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A therizinosauroid dinosaur with integumentary structures from China



It's official.  The May 27, 1999 issue of _Nature_ features the above named 
paper,
authored by Xing Xu, Zhi-Lu Tang, and Xiao-Lin Wang, which describes a
therizinosauroid specimen, named _Beipiaosaurus inexpectus_, which is estimated 
to
have a length (in life) of 2.2 meters, and which features the remains of
integumentary filaments resembling those of _Sinosauropteryx prima_, which are 
up
to 70 mm in length (the average fiber length being 50 mm).  The specimen, which
was discovered in 1996, is far from complete, but contains a number of 
articulated
bone pieces.  It gives us more precious information on a little-understood group
of dinosaurs, and distinguishes itself as the fourth non-avian theropod dinosaur
genus found with the remains of integumentary fibers -- all from the same region
of China.  Wow.

Quoting the first paragraph posted at <www.nature.com>:

"A therizinosauroid dinosaur with integumentary structures from China
Xing Xu, Zhi-Lu Tang, & Xiao-Lin Wang

Therizinosauroidea ('segnosaurs') are a little-known group of Asian dinosaurs 
with
an unusual combination of features that, until recently, obscured their
evolutionary relationships.  Suggested affinities include Ornithischia,
Sauropodomorpha, Theropoda, and Saurischia _sedis mutabilis_.  Here we describe 
a
new therizinosauroid from the Yixian formation (Early Cretaceous, Liaoning,
China).  This new taxon provides fresh evidence that therizinosauroids are 
nested
within the coelurosaurian theropods.  Our analysis suggests that several
specialized therizinosauroid characters, such as the Sauropodomorpha-like
tetradactyl pes, evolved independently within this group.  Most interestingly,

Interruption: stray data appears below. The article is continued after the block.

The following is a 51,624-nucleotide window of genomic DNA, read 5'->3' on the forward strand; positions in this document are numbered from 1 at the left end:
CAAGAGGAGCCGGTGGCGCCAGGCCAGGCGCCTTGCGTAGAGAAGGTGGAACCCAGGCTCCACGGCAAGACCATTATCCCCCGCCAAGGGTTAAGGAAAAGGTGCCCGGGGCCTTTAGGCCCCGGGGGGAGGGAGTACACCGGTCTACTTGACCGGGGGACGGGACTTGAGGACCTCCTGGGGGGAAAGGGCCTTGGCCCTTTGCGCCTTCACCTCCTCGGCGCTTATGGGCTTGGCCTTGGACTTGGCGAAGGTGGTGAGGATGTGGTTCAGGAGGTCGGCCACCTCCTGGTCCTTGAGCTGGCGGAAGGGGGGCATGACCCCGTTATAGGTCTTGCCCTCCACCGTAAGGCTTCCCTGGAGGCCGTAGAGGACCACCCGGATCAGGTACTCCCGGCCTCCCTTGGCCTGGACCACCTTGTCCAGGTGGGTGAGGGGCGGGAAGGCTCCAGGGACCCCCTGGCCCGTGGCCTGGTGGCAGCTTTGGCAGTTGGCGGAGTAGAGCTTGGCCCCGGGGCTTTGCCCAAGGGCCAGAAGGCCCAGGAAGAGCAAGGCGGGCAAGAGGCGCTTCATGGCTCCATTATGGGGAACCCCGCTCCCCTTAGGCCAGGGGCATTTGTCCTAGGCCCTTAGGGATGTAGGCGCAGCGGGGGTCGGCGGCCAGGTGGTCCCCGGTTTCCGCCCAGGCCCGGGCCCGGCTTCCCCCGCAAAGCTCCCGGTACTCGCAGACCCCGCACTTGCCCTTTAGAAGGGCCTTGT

this new dinosaur has integumentary filaments as in _Sinosauropteryx_.  This
indicates that such feather-like structures may have a broad distribution among
non-avian theropods, and supports the hypothesis that the filamentous
integumentary structures may be homologous to the feathers of birds.

Dinosauria Owen 1842
Theropoda Marsh 1881
Coelurosauria _sensu_ Gauthier 1986
Therizinosauroidea Russell and Dong 1993
_Beipiaosaurus inexpectus_ gen. et sp. nov.

Etymology.  Beipiao: the city near the locality where the specimen was found;
saurus: lizard; inexpectus: referring to the surprising features in this animal.

Holotype. IVPP V11559 (Institute of Vertebrate Paleontology & Paleoanthropology,
Beijing, China; see Fig.1)."

End quote.  The reference is as follows:

XING XU et al: A therizinosauroid dinosaur with integumentary structures from
China
_Nature_ 399, 350-354 (1999) _Letters to Nature_

A character matrix and list for phylogenetic analyses is available on-line to
subscribers as a supplement to the paper.  (The paper is likewise available
on-line to subscribers at this time).  Being a subscriber myself (for the time
being), I don't know what of the above materials are available to 
non-subscribers.

Thank you all for keeping a lid on this, so the the legitimacy of the taxon is
secure.  Whew!

Question:  How should we pronounce the name of this fabulous animal?    ~:^\

Ralph W. Miller III <gbabcock@best.com>

(I hope that this doesn't mean you'll be too busy to discuss classroom 
"digestion"
activities)!